The ‘Trump effect’ backfires

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The ‘Trump effect’ backfires

Real estate tycoon Donald Trump’s presidential bid is stirring up American politics. He recently made provocative remarks when he declared his candidacy. “The U.S. has become a dumping ground for everybody else’s problems. When Mexico sends its people, they’re not sending their best. .?.?. They’re sending people that have lots of problems, and they’re bringing those problems with us. They’re bringing drugs. They’re bringing crime. They’re rapists,” he said.

Consequently, the Mexican government admonished him harshly, and Macy’s, NBC and Spanish-language network Univision ended business relationships with Trump. The football club LA Galaxy canceled a charity event at a golf course owned by Trump. There are many other cases of rejections and cancellations over his remarks. However, in opinion polls, Trump came in second after former Florida Gov. Jeb Bush among the Republican candidates. The “Trump effect” reveals the dilemma of the Republican Party in the United States.

In the CNN/ORC poll in late June, Trump got 12 percent of voter support among the Republican candidates, following Bush’s 19 percent. They were the only two candidates with more than 10 percent. In the same poll in late May, Trump had garnered 3 percent support, but his popularity got a boost after the “Mexican rapist” remarks. Trump’s rise is backed by core Republican voters: Among the respondents who identify themselves as “conservative,” Trump and Bush got equal support at 12 percent. In the demographic over 50 years of age, both Trump and Bush got 14 percent. Trump’s growing popularity is based on the conservative, senior voters. They felt vicarious satisfaction when Trump voiced their opinion about illegal immigrants.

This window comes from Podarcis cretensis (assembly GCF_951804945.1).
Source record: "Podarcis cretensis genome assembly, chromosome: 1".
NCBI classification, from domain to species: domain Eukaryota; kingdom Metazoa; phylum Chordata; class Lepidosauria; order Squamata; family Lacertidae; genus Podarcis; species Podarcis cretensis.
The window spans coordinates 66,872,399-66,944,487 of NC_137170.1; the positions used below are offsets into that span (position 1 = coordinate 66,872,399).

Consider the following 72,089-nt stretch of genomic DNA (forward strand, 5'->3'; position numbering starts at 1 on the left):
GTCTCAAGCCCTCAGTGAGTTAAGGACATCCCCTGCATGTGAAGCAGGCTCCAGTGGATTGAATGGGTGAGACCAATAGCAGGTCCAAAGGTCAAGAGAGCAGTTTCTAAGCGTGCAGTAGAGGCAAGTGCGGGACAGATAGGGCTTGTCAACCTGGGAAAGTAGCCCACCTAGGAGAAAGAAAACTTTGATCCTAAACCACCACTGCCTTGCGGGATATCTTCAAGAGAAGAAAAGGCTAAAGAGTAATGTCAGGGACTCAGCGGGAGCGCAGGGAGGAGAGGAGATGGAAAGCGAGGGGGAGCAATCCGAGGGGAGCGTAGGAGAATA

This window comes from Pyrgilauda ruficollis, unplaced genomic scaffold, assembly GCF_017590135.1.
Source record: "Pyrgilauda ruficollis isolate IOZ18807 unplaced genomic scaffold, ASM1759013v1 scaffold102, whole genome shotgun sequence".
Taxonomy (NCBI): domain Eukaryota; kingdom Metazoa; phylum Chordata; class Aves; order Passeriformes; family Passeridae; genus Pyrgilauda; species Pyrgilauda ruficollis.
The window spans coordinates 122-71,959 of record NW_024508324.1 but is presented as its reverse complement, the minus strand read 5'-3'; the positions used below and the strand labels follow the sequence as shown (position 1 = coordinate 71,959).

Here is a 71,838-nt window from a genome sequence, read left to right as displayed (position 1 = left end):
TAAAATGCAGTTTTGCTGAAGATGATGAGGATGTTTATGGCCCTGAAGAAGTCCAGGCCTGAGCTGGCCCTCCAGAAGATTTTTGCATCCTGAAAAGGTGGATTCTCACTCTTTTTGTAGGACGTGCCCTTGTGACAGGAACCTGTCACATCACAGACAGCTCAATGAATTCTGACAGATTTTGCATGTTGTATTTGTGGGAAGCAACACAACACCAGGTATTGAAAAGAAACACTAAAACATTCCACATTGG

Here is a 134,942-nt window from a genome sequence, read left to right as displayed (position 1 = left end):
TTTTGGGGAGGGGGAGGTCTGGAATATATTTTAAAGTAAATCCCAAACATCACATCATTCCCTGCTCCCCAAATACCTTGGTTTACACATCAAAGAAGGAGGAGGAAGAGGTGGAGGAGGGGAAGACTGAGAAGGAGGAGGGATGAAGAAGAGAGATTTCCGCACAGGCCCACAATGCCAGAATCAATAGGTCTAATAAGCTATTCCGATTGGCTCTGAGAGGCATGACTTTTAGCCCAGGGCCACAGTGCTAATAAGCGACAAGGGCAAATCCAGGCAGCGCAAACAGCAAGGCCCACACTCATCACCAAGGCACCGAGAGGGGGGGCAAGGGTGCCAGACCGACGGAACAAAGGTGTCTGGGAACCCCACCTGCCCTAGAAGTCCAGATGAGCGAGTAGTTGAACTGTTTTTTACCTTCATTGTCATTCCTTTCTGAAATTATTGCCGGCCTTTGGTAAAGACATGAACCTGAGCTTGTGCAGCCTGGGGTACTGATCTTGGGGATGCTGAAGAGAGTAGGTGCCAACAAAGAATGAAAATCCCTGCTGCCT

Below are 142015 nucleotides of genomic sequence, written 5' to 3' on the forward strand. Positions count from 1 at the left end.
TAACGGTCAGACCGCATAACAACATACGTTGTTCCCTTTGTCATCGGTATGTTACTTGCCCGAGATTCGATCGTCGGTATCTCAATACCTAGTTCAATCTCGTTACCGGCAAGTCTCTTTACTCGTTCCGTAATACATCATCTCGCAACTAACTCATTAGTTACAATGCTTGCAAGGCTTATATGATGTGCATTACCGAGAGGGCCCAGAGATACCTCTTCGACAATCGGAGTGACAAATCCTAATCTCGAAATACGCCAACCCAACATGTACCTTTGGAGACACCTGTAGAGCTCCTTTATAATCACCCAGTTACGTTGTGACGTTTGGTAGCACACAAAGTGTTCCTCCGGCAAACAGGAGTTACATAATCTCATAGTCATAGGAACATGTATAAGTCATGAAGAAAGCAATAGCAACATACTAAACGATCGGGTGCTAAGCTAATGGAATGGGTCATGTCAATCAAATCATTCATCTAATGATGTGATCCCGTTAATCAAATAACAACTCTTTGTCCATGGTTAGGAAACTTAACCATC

But Trump is not a dark horse threatening the Democratic Party’s Hillary Clinton. In the same survey, Clinton had a significant lead over Trump with 59 percent versus 34 percent. While Trump successfully captured the attention of the conservative voters with the Mexican remarks, it was insignificant for overall voters. He stole support from other Republican candidates, but not from Democrats.

Opinion polls show that no Republican candidate can win against Clinton in any matchup scenario. Therefore, the Republican Party must gain support by taking the votes from Clinton supporters. However, in the battle within the party, candidates can only get more support with clear direction. That’s why the Democratic Party welcomes the Trump effect. The more Republicans focus on appealing to conservatives, the more they end up driving away non-conservative voters.

The Trump effect can be applied to Korean politics as well. Both the United States and Korea have serious political polarization. When there is a clear line between allies and enemies, it is easy and convenient to bring the supporters together with provocative remarks highlighting clear direction. But the politicians need to learn that the tactic weakens competitiveness in the long run and leaves the nation divided in the end.

The author is a Washington correspondent of the JoongAng Ilbo.

JoongAng Ilbo, July 7, Page 30


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